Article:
There was only one possible result for one who hung on a cross without rescue, and that was death.  Surely no one was nearer to death than one on a cross, and yet no one was more helpless to bring it about, for though the crucifixion victim may have longed for death, he was unable to speed it forward at any faster pace than the slow and agonizing cross would bring about.

16.  For dogs have surrounded Me;

This speaks again of Christ’s enemies, calling them “dogs.”  They surrounded Him and there was no escape.  Yet He sought none, for this was what He came to do.  This may speak of the Roman soldiers who put him on the cross, for in Christ’s own words Gentiles were thought of as dogs  (Matthew 15:26.)

The assembly of the wicked has enclosed Me.

The word for “assembly” in Hebrew is qahal.  This word is synonymous with the Greek word ekklesia in the New Testament.  This is established by the Law of Divine interchange, whereby a word that is used in the Greek New Testament when it is quoting an Old Testament passage becomes exactly equivalent to its Hebrew counterpart.  Thus the words qahal and ekklesia are exactly the same.  Some people have wrongfully assumed that the “church” only appears in the New Testament.  They do not realize that qahal and ekklesia are the same word in two different languages.  The concept of the church runs throughout the Old Testament.  Therefore, it cannot be the sharp contrast to Israel that many falsely believe it to be!

Both the words qahal and ekklesia speak of those who are called out of the general populace and positioned by God or man in a specific area of service.  This speaks of the Jewish leaders, for it was their assembly that had sentenced Him to death.

They pierced My hands and My feet;

In Hebrew this reads, “As a lion (they break up) my hands and my feet.”  This meaning is more or less the same as we have it translated, but continues the figure of his enemies as animals attacking him.  It speaks, of course, of the driving of nails through the hands and feet to attach the sufferer to the cross.

17.  I can count all my bones.

This does not mean that the bones broke or poked through the skin.  The extreme effort and writhing of the victim on the cross would cause the bones to jut out from the body under the skin in many places.

They look and stare at Me.

This does not just speak of the bones, but of the fact that the sufferer on the cross was put there naked.  This was not just physical pain, but total humiliation as well, as one’s modesty was trampled underfoot by this forced public display.

18.  They divide my garments among them,

Again this is a prophecy of things that actually occurred at Christ’s crucifixion.  It was common for the soldiers to divide the clothing and any other valuables that the victim might have been carrying among themselves as a reward for their labor in crucifying him.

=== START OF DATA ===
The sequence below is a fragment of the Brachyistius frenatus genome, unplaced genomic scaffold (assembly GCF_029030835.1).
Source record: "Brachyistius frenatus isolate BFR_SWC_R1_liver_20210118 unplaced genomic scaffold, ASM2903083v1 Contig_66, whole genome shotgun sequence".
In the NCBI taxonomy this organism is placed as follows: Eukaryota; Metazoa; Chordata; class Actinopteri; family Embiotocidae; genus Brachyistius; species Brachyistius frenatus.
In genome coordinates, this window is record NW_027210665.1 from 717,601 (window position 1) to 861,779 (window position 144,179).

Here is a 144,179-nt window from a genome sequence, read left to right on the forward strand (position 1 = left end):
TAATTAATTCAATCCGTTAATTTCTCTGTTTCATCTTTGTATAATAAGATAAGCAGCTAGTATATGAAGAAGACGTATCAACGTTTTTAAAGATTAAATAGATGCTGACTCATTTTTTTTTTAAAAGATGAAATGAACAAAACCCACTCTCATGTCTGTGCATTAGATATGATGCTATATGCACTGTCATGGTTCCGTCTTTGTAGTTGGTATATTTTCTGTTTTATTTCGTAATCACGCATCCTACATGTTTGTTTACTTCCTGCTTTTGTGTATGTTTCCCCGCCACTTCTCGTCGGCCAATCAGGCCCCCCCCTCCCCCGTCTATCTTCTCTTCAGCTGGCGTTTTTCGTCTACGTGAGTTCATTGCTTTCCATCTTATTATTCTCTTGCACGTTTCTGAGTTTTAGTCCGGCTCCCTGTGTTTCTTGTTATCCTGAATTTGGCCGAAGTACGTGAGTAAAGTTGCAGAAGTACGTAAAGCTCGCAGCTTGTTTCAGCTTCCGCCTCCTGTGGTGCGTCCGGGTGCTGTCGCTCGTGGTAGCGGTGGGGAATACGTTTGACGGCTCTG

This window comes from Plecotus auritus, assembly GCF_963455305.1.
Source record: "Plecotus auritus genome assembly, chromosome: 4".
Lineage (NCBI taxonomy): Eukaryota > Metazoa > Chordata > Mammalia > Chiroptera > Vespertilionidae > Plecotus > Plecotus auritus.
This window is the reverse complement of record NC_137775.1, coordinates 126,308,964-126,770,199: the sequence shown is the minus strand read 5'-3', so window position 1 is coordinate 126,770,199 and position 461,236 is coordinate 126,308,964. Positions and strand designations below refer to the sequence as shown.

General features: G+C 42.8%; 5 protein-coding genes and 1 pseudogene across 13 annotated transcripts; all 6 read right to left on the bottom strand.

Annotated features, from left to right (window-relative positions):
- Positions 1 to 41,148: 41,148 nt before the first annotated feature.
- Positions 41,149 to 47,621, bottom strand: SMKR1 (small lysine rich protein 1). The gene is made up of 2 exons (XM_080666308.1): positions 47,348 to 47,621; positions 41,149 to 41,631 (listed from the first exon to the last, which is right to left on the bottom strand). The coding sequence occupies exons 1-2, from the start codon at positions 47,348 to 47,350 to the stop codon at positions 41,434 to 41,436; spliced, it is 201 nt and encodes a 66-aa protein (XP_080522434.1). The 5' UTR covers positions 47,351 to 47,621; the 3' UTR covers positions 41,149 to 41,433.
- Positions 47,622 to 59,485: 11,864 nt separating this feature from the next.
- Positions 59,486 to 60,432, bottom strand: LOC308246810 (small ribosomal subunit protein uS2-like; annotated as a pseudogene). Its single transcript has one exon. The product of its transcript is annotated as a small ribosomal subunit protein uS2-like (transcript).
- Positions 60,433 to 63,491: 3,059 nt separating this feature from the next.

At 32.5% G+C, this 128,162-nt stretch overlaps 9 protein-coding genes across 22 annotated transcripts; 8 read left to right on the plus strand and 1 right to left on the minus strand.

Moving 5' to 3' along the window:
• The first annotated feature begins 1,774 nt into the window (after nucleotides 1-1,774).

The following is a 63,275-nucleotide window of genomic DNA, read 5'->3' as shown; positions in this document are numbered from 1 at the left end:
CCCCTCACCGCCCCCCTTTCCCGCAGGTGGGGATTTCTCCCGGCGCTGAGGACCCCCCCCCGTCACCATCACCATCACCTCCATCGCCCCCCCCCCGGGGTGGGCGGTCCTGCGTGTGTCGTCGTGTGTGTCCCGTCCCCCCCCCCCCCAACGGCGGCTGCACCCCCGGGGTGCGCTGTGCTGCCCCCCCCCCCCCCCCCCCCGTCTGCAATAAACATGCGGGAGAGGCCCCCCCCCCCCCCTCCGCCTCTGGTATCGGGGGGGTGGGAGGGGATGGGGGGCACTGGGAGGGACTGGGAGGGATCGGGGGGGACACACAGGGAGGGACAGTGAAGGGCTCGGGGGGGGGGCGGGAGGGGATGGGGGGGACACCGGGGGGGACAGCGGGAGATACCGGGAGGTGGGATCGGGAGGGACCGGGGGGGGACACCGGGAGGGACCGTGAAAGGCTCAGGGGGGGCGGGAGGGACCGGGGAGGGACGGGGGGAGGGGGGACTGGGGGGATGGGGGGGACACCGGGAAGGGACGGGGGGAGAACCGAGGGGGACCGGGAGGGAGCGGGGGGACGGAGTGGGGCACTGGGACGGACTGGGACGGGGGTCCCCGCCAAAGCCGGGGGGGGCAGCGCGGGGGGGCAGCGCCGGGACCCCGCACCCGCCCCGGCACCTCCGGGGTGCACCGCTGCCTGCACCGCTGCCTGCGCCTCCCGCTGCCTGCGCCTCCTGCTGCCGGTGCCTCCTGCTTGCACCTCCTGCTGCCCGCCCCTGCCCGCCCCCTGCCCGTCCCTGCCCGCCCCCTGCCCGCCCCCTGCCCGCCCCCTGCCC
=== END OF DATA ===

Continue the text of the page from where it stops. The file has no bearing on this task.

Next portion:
And for My clothing they cast lots.

Our Lord was not a poorly-dressed man, and the soldiers valued his garments enough to gamble for them.  Note that in the gospels it is the undergarment (or a tunic worn next to the skin,) sown in one solid piece like the high priest’s, that the soldiers cast lots for, another proof that He was naked on the cross (John 19:23-24.  See Companion Bible notes on these verses.)

19.  But You, O LORD, do not be far from Me;

This is one of the 134 places where the group of Hebrew scholars called the Sopherim (or Sophers) changed the name of the Lord from Yahweh to Adonai, thinking that they were respecting Him somehow.  But this call is to God as Yahweh, not Adonai.  I note that in the NKJV, “LORD” is spelled all in capitals as if it were Yahweh, so perhaps this instance at least has been repaired in the Hebrew text.

This is a repetition of the sufferer’s request in verse 11.  He desires the LORD’s nearness in this time of extreme suffering and trouble.

O My Strength, hasten to help Me!

The LORD is often spoken of as the Strength of the psalmist.  Indeed, He is the One Who truly gives strength to those who are helpless.  Now as his Strength the sufferer calls upon Yahweh for aid.

20.  Deliver Me from the sword,

“The sword” is figurative for any form of execution, in this case death on a cross.  We know that Christ was indeed delivered, but after death, not before it.  “Me” here is “my soul” in Hebrew, used figuratively for “me (myself)” in this passage.  Yet we could wish that the translators would have let us interpret the figure for ourselves rather than interpreting it for us, for we would like to know when the word “soul” occurs in the Hebrew so as to know all God’s teaching upon it.  At any rate, this is one way that the word nephesh or “soul” is used, as a figure for “me (myself.)”

My precious life from the power of the dog.

Again, as in verse 16, “dog” probably refers to the Gentile Romans who were the ones who put Him on the cross.  Also, “power” is in Hebrew “paw” of the dog, which is a figure of speech for the dog’s power (just as “hand” or “arm” is used for power when speaking of a human.)  The precious life of our Lord was spared through resurrection.

21.  Save Me from the lion’s mouth

Going back to the figure of His enemies as a lion (remember verses 13 and 16.)  Again their fierce anger suggests the figure of them as a roaring lion.

And from the horns of the wild oxen!

This refers back to the “bulls of Bashan” of verse 12.  He was helplessly in their power as a man pierced upon the horns of a bull.  Yet his cry is to Yahweh to save him from thence.